I picked up A Reliable Wife on impulse. I was at the bookstore for another reason, yet the “staff pick” was a bit of a tease: “you haven’t read this book yet?” Poison and passion in a small town in Wisconsin in 1907, hadn’t read anything like that recently, so heck, why not?
Goolrick spins a pretty good tale here. Ralph Truitt, a rich small town industrialist, advertises for a wife in a Chicago paper. He selects Catherine who describes herself as a simple honest woman, and who enclosed a photo that shows a plain woman. As the back cover suggests, she is none of the above.
It is winter, and everything feels cold. Everyone in town works for Truitt’s enterprises, many going mad from the combination of soul-sucking poverty, desolation, cold, and unsafe working conditions. Truitt waits for Catherine at the train station, and when he sees a woman who looks nothing like the photograph, he smells a rat. Of course it would be too simple if he simply put her back on the train, and of course he doesn’t.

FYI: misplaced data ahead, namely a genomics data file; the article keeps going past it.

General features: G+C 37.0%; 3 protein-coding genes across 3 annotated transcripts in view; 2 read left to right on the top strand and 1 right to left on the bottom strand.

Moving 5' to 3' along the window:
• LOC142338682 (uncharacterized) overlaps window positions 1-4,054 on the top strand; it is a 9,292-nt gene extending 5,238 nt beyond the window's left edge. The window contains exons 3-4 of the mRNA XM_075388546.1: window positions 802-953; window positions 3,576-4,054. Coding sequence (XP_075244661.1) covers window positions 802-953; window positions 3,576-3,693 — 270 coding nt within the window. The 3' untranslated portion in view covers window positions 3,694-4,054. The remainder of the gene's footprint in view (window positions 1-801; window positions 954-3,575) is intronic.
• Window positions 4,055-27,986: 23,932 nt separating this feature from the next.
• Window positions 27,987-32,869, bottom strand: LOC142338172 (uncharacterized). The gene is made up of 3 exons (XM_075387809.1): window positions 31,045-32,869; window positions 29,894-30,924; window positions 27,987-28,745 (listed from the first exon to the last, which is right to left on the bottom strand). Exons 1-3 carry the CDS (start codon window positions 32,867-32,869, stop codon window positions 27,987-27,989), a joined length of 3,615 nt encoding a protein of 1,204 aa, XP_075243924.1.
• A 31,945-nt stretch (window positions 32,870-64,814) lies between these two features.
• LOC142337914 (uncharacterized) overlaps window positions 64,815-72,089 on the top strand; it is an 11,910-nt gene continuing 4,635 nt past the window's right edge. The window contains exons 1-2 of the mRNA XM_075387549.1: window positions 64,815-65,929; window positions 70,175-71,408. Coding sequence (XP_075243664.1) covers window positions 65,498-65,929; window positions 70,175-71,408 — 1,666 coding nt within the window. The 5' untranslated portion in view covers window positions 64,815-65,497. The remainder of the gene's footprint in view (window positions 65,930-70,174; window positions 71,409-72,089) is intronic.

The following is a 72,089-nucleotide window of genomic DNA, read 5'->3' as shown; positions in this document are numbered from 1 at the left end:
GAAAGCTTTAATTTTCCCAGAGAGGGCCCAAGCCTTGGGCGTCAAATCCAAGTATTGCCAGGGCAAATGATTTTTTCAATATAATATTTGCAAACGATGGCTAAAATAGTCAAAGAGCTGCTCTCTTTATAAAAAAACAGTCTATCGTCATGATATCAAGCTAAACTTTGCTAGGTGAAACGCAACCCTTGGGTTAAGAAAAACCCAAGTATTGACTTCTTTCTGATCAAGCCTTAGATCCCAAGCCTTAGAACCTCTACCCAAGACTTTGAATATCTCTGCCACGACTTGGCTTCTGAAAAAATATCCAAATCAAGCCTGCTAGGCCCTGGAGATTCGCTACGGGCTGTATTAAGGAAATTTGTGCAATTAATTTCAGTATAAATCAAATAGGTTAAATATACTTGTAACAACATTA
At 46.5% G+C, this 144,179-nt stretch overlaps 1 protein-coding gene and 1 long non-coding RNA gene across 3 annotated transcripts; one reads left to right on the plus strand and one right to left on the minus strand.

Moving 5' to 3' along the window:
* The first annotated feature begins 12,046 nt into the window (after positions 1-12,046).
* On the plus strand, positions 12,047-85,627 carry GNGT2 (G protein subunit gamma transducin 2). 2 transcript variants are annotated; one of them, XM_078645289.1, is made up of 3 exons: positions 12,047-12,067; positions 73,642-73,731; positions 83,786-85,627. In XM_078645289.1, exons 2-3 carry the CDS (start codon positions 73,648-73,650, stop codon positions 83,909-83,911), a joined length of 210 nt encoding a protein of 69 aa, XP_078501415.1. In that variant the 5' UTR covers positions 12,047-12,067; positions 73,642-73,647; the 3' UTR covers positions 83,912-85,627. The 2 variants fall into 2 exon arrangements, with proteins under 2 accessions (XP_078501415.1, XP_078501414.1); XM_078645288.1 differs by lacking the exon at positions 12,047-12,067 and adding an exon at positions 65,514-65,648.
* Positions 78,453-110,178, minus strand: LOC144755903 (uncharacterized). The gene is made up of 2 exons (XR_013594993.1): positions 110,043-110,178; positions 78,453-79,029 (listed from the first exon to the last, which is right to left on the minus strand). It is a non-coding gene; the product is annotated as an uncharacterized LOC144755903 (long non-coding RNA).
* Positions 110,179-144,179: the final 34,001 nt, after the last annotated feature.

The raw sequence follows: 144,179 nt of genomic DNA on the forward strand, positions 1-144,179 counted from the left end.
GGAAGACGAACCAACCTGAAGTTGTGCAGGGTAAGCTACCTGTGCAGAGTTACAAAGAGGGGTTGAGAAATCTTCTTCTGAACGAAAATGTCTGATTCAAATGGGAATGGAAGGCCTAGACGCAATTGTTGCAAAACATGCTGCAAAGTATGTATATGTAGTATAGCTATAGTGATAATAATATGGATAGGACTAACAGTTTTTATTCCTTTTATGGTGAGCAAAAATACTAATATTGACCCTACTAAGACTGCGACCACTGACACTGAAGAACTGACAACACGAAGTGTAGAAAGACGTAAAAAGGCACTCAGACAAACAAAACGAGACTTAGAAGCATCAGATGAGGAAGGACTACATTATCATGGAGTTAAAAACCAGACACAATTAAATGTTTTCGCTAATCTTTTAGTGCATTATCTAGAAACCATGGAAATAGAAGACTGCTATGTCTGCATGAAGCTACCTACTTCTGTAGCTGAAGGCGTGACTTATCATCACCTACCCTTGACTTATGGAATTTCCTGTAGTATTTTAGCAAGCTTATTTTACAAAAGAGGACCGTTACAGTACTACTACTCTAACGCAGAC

Truitt has spent much of his life fighting his sexual desires, raised to believe his sexual desires were the result of his own wickedness, and still longing for warmth and love. Catherine longs for both love and wealth, and she’s only expecting to obtain one of those things from Truitt.
The book is a page turner, and although I read it at home, I could see it as an excellent antidote for hours of air travel.